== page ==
After all, the leader or king of a generation sets the tone, the norm of how those of his constituency treat each other.

When a leader can be sooo colored by his own self-interest in his decisions and actions, i.e. that he perceives that, to remain in power, he must appeal to the will of specific sectors out of lack of strength of personal principles or convictions, and/or if he seeks self-aggrandizement above all else such that he will do anything and everything and at all costs — including bribery, graft, influence peddling, doing special favors for his friends and more in order to maintain his office, his title, his personal prestige and self-enrichment, how can we not question the true motivations of such a leader at every step of his ill-gotten career? How can we not wonder what cynical sinat chinom lurks behind his total divorce from Torah, from his roots in Eretz Yisrael? How can such leaders be permitted under force of agendized “legality” to, as Shem Mishmuel puts it, “defile Klal Yisrael both in the physical and spiritual sense?” (Shem Mishmuel, Parsha Zachor, page 159)

How can leaders of a nation who, with Hashem’s help, have utterly defeated enemies of vastly superior numbers in all previous wars, suddenly now render their nation helpless against locally-manufactured terror rockets? How can such leaders now be complicit with an Amalek-like enemy, both by not fighting Arab terror to a decisive, absolute, final defeat and by attempting, by many means, to destroy the very physical and spiritual fabric of Jewish unity and the Jewish people? How can a leader of such a nation proclaim; “I’m too tired, too tired to win …?” How is it possible to blindly and mindlessly keep repeating the same mistakes; Oslo, Wye, withdrawal from South Lebanon, the expulsion of Jews from Gush Katif and the 4 Shomron towns, the insufficient and inadequate strategy, preparations for and operations during the 2006 Lebanon conflict debacle as well as not fighting the recent Gaza Operation Cast Lead to a final conclusive and victorious end? And how is it possible for a leadership, a governance in a Jewish state to accept 3rd party usurpation of Jewish sovereignty after the latter 2 conflicts?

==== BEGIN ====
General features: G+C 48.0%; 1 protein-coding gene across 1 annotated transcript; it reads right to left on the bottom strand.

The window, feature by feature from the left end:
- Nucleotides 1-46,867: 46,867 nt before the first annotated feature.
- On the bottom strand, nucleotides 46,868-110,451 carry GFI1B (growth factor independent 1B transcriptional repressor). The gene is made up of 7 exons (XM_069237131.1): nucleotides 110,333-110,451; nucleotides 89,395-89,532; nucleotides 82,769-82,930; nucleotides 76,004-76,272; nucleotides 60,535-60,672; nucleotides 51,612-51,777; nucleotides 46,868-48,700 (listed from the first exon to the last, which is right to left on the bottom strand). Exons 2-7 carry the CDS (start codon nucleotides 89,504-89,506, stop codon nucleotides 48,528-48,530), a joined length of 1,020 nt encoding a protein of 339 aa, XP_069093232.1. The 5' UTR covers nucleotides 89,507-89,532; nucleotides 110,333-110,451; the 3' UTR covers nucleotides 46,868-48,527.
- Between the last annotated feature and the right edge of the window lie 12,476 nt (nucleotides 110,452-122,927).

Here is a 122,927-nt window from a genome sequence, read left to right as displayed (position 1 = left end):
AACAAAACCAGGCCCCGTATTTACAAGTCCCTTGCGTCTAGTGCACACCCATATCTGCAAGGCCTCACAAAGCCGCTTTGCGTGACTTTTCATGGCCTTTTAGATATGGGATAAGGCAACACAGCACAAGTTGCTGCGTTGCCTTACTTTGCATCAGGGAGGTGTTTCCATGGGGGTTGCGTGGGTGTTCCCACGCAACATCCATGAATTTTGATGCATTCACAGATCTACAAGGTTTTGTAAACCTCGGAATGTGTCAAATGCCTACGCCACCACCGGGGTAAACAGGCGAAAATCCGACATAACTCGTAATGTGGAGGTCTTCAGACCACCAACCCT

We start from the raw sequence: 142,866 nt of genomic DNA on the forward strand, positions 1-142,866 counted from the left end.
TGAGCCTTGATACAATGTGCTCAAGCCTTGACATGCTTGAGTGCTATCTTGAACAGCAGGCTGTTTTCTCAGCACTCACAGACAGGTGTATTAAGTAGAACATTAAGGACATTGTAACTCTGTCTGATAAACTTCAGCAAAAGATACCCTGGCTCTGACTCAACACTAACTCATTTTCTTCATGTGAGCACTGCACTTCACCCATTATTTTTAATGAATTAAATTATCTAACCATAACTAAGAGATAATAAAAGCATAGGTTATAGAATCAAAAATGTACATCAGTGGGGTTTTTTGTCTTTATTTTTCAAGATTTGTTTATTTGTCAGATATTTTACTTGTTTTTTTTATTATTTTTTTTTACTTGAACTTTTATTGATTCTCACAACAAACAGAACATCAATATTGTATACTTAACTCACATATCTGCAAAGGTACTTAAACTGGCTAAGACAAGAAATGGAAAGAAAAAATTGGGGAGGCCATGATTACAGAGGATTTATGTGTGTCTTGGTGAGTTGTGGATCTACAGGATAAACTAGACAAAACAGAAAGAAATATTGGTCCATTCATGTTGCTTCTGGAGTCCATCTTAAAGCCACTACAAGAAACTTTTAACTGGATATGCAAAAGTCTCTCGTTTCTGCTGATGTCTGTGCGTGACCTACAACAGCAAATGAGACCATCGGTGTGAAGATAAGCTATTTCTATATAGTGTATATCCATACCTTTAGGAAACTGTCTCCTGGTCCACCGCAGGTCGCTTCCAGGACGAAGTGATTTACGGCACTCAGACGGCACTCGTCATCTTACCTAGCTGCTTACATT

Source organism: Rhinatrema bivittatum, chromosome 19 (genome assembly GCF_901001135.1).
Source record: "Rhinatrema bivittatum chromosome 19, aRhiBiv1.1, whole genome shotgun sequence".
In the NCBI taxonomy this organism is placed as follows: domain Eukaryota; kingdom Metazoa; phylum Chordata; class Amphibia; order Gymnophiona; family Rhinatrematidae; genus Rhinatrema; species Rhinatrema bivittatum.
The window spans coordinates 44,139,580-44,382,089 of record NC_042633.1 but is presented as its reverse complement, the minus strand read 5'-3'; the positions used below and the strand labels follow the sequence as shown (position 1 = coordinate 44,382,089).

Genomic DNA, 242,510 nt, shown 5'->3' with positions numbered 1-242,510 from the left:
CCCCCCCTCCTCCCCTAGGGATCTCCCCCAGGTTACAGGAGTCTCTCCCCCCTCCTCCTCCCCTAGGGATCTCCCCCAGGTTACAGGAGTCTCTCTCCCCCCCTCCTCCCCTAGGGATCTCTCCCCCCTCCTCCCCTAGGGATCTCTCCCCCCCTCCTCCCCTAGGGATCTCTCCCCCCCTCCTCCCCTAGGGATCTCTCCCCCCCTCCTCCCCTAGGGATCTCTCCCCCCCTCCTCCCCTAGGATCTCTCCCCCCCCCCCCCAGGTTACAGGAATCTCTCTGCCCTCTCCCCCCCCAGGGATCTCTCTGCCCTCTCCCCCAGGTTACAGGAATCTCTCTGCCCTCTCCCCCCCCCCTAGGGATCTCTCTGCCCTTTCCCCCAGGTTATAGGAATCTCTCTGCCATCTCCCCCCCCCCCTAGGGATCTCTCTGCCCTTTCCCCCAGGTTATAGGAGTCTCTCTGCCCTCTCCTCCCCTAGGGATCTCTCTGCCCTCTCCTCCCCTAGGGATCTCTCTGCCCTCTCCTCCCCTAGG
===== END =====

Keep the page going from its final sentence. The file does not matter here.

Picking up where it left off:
And is this seemingly willful complicity and systemic appeasement of Amalek-like Arab Terror by way of Kassam or Katyusha Missiles and Islamikazi Suicide bombers, in fact, cover for the true agenda of the nation’s failed leaders and politicians? Is blind sinat chinom toward anything Jewish, in and of itself not Amalek-like in its attempt at defilement? Are the regime leaders hiding their misguided hatred of anything Jewish behind the facades like “we can’t eliminate terror rockets” or “I’m too tired …?” Are there not Amalekim within the camp, who know our tendencies far better than the Amalek without and are thus more potent yet than the external Amalek?

May we, the B’nai Yisrael be zocha that our brethren — the refugee families from Gush Katif be permanently settled and be made totally whole, that our dear brother Jonathan Pollard, captive Gilad Shalit and the other MIAs be liberated alive returned to us in ways befitting Al Kiddush Hashem and that we fulfill Hashem’s blueprint of B’nai Yisrael as a Unique people — an Am Segula, not to be reckoned with as with “the nations” and may we be zocha to see the Moshiach, the Ge’ula Shlaima, as Dov Shurin sings; “Yom Hashem V’Kol HaGoyim”, the Ultimate Redemption, bim hay v’yameinu — speedily, in our time”, — Achshav, Chik Chuk, Miyad, Etmol!!!

Good Shabbos!

Moshe Burt, an Oleh, is a commentator on news and events in Israel and Founder and Director of The Sefer Torah Recycling Network. He lives in Ramat Beit Shemesh.